Acquisitions are another thing that make headlines in the museum world. Anderson notes a few of what he calls marquee art acquisitions, transformative gifts and bequests, including 405 Picasso prints donated to Saskatoon’s civic gallery by the Frank and Ellen Remai Foundation, a gift substantial enough to bring the respectable, regional Mendel Art Gallery (now renamed the Remai Art Gallery of Saskatchewan) to the attention of the international art world.
Most interesting are Anderson’s compliments to the city of Detroit for instituting tax-based (mill rate) funding for the Detroit Institute of Arts, following a grassroots campaign that argued the extrinsic benefits to the community, including the multiplier economic effect, programs for the disabled and safer streets. Solid municipal support like that is more common here in Canada but needs to be even more universal, and at consistent funding levels.
In conclusion, Anderson appeals for more thoughtful and substantive support for art museums’ intrinsic activities: research, collections care, publishing and conservation. But looking hard at those programs may turn up problems just like the equivocal attitude to museum leadership and the preoccupation with attendance, like the looming collections crisis: vaults over-crowded with indifferent works acquired in boom times, with no room left, or budgets to support, the art being made today, or the on-going problem of donations that look good in annual reports but saddle institutions with costs they can ill-afford, in perpetuity.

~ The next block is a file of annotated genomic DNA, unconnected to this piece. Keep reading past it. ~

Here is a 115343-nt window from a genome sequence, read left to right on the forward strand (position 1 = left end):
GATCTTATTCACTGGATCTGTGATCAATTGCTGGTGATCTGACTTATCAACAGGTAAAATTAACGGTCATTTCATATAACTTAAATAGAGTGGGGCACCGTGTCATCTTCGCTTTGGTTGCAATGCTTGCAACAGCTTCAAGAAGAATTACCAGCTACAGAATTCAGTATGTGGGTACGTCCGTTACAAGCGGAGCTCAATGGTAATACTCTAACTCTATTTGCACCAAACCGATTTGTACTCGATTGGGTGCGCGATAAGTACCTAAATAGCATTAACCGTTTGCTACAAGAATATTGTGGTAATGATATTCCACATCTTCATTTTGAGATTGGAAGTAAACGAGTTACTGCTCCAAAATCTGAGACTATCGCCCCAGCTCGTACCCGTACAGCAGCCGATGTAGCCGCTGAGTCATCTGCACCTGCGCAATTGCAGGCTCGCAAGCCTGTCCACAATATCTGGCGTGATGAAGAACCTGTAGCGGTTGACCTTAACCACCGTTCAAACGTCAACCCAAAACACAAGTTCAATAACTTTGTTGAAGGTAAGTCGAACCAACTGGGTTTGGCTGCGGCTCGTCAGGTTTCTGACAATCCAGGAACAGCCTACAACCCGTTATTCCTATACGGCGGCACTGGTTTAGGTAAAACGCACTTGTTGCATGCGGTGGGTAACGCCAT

Similarly, publishing continues to be fraught with contradictions, as Anderson notes earlier in the article: Why do museums persist in spending lavishly for exhibition catalogues that sell few copies to only the very narrowest segment of museum patrons?
There are answers to that question (e.g. publishing contributes in a fundamental way to the integrity of an institution by manifesting its commitment to, and capacity for, top notch research), and to others that address the core of the museum. Overall, Anderson’s year-end review calls for a refocusing on things that really matter. He has created a useful agenda to guide discussion and work in 2013.
Amy Verner, writing in the December 19th Globe & Mail (What your $700 coffee-table book really says about you), calls attention to the fact that the market for big and beautiful art books is undiminished despite retractions in the economy and the seemingly-ever-collapsing book market. In fact, it may be growing.
Of course, she is talking about the world of international publishing, not our domestic one where even the most sumptuous, prestige art books are rarely if ever priced over $100. After the automatic discounts Amazon applies automatically to even new books, the prices of Canadian art books appear slightly ridiculous. Take just three examples: